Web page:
“However, the problem is none of these tools will work if you use encryption. Encryption blinds them (the companies). Why would any company intentionally want to deprive itself of the ability to detect this kind of illegal behaviour? There is no good answer to that question,” John says.

In their letter to Facebook, of which John is also a signatory, the organisations have argued that concerns of privacy and data protection are valid, however, it is not a fair trade-off to put children in harm’s way “either as a result of commercial decisions or design choices.”

Protection for those investigating CSAM, storing it for reporting

The committee suggests that individuals downloading, storing or possessing CSAM for the purpose of mandatory reporting (under Section 19 of POCSO) should be given protection.

This, Vidya cautions, is a huge loophole. She gives the example of Pete Townshend, the guitarist of English band Who, who was arrested in 2003 for using his credit card to access a website that had CSAM. He was let off because he argued he was doing ‘research’ for his autobiography – he said that he was also a victim of child sexual abuse.  

But Nitish says that this could be a good move, considering it is not always possible to rely on big companies and law enforcement in a country as big as ours. However, there must be strict rules such as a time limit on storing CSAM if it is for the purpose of reporting, exceeding which a person can be held liable. “There should be Standard Operating Procedures (SOPs) for destroying such material as well,” he says.  

The committee also recommended that NGOs and activists who want to investigate sites to find abusers of children should be allowed to do so with the approval of a nodal agency. If they are found misusing this privilege, they will be liable to strict action.

“This is one of the biggest lacunae in the report,” Vidya says. “We know that there are people who seek out jobs that specifically give them access to sexually abuse children and CSAM. This provision could give all those perpetrators the opportunity to masquerade in its guise.”

If one looks at travelling child sexual offenders (TCSOs) – people who travelled to countries and sought jobs as NGO workers solely for the purpose of abusing children – like Richard Huckle, Ernest Macintosh, Paul Meekin to name a few, it is clear that the fears Vidya expresses have a lot of empirical evidence. Read more about TCSOs here.

On regulating intermediaries

Among the many recommendations for intermediaries is also the suggestion that they be required to report CSAM as well as information relating to missing children on their platforms to Indian state and Central governments, and not just foreign authorities. They could also be required to make these reports to Indian authorities on a regular monthly or quarterly basis.

Siddharth says that these moves could help hold big companies like Facebook accountable in India, in line with practices. Nitish agrees, adding, “Otherwise, many of these companies headquartered in the US just report to the American National Centre for Missing and Exploited Children (NCMEC) while Indian authorities don’t have as much access.”

Concerns about surveillance

The committee in India has recommended that ISPs also monitor and take down CSAM – this means that service providers like Airtel or Jio may have to proactively identify, remove and block CSAM content and websites, and can be held liable if they don’t. This is another move that experts think is impractical.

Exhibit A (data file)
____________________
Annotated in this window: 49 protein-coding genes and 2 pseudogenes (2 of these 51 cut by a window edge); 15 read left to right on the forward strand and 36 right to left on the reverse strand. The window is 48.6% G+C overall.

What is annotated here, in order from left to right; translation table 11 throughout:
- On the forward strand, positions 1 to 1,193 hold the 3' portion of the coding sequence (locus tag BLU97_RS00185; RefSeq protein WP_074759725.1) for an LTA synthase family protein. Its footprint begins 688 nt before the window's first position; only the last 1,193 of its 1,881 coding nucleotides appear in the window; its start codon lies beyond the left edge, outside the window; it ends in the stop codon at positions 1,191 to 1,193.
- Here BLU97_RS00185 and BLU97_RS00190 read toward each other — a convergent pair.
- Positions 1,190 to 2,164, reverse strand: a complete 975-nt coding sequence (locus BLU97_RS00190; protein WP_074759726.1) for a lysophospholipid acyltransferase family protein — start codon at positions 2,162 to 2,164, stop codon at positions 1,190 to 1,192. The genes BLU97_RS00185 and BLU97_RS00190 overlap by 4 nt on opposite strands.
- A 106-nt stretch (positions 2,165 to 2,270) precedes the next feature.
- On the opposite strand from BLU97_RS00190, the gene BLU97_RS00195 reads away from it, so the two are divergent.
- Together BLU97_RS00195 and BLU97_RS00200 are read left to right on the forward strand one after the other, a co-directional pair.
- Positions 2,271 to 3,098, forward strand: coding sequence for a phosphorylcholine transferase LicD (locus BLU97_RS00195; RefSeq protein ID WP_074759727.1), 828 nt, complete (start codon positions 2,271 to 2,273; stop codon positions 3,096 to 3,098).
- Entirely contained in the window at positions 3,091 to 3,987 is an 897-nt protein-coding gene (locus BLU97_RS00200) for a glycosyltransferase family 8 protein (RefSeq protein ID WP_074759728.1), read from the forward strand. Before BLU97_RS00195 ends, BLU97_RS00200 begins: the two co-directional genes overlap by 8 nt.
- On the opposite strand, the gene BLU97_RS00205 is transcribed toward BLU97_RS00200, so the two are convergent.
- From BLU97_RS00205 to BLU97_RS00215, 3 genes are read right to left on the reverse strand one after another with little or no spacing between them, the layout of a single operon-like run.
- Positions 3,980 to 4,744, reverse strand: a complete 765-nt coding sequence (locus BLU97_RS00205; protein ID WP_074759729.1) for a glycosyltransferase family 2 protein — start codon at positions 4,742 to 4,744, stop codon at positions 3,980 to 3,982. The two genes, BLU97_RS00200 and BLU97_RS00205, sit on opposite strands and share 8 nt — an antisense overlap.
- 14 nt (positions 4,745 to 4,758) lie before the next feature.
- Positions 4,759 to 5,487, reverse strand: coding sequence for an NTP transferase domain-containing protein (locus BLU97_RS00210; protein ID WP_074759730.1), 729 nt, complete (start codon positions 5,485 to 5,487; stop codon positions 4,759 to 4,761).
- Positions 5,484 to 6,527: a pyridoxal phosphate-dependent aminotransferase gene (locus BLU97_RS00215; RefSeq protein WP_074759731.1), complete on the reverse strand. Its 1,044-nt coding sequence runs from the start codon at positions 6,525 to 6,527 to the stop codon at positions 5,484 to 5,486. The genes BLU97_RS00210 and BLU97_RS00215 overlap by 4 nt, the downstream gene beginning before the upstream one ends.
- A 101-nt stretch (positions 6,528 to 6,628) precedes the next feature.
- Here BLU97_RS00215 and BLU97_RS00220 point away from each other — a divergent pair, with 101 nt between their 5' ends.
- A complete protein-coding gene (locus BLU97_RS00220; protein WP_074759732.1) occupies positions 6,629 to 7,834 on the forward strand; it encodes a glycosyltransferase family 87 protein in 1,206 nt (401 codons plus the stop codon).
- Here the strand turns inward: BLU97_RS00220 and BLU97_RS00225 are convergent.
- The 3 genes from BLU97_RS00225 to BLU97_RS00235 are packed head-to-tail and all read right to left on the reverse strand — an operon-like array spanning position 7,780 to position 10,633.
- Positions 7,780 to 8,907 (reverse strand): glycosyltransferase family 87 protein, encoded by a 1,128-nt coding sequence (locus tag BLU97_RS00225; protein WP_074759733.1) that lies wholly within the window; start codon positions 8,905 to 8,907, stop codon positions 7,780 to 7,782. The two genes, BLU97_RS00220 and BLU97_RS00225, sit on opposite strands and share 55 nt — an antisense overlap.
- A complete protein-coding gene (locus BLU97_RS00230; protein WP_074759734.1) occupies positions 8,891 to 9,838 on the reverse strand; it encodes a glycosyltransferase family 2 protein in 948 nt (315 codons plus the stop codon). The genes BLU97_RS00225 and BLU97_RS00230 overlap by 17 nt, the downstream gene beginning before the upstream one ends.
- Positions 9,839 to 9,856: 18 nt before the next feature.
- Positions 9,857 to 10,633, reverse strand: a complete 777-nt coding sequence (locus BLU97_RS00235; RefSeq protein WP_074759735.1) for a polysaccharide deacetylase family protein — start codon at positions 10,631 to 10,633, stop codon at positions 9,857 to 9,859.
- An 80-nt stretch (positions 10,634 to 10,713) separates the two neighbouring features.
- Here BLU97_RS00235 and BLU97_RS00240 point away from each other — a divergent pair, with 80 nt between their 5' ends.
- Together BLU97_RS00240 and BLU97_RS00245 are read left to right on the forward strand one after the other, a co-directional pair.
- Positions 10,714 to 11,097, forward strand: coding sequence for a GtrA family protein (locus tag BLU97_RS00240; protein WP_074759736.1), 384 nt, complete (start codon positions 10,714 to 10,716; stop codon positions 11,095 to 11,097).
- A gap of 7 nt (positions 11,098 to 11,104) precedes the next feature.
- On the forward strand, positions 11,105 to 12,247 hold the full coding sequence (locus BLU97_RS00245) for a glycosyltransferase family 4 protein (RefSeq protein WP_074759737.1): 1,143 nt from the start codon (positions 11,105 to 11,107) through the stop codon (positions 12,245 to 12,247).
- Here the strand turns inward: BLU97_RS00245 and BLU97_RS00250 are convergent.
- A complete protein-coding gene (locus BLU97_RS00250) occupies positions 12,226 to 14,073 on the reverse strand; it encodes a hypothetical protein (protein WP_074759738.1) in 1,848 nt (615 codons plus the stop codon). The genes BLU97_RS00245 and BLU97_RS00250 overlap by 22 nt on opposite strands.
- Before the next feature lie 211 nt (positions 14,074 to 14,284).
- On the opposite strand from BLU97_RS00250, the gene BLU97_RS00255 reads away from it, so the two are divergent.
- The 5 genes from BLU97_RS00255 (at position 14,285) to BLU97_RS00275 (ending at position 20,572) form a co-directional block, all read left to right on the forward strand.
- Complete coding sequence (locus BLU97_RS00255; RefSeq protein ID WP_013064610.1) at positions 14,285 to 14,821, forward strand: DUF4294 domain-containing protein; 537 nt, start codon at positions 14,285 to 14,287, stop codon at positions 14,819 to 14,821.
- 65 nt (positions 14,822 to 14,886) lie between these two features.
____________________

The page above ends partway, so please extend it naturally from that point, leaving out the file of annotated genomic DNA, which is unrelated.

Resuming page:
“ISPs can’t really access to the content that is circulated on the internet and platforms. They could have access to your search history – but that could practically amount to surveillance if there is no transparency. Further, it is very unlikely that they will be able to remove content,” Nitish says. That being said, he adds, “With proper guidelines from the Ministry of Home Affairs or National Commission for the Protection of Child Rights (NCPCR), if ISPs are given a list of keywords and websites that they can look out for, then it may be beneficial.”

Another recommendation is that the Ministry of Electronics and Information Technology mandate that a screen-monitoring app for devices should be developed and made freely available to ISPs, companies, schools and parents. However, Nitish argues that if an app that has access to your screen is made mandatory in India, it could be a “privacy disaster”.

On awareness, education and a national portal

Other recommendations in the report include steps to increase international cooperation, initiatives to bolster education and awareness and so on. However, instead of the Women and Child Development (WCD) Ministry as recommended in the report, this should, as per usual, fall under the aegis of Human Resource Development Ministry, Vidya says.

Further, the report suggests that “NCPCR be designated as the nodal agency to deal with the issue of child pornography.”

“The NCPCR is just an extension of the Central government right now. The issue of CSAM is a police matter; it should not be handled with soft gloves. It is a law matter, a Home Ministry matter, an HRD matter and should remain so,” Vidya asserts.

India playing a ‘catch-up game’

In the last paragraph, the report says that Prime Minister Narendra Modi should take the lead in building a global political alliance to combat CSAM on social media. However, there are existing alliances that India should be part of, Vidya says.

“India is still playing a catch-up game. We are not part of any international initiatives that are already tackling CSAM for many years – like WePROTECT Global AllianceVirtual Global Taskforce and so on. Many countries have been doing great work in a collaborative manner for the past 8-9 years to curb CSAM,” she says.

She also points out that while the report looks at children’s access to pornography on social media, it should not be conflated with CSAM in the same breath, as the report attempts to do.

“We live in a sexualised world. It’s not just the internet, children are accessing pornography elsewhere also. The recommendations say that those providing access to children to pornography should be criminalised too. Look at the ‘item numbers’ in films. They are also meant to titillate. Are we going to criminalise those who give access to children to these as well?” She adds that instead, children should be educated about the issues of the pornography industry.   

Siddharth, while appreciating the multi-stakeholder approach by the committee, adds that it says nothing about rehabilitating victims of CSAM.

Also read: Little awareness, lax policies: Why child sex abuse photos, videos persist online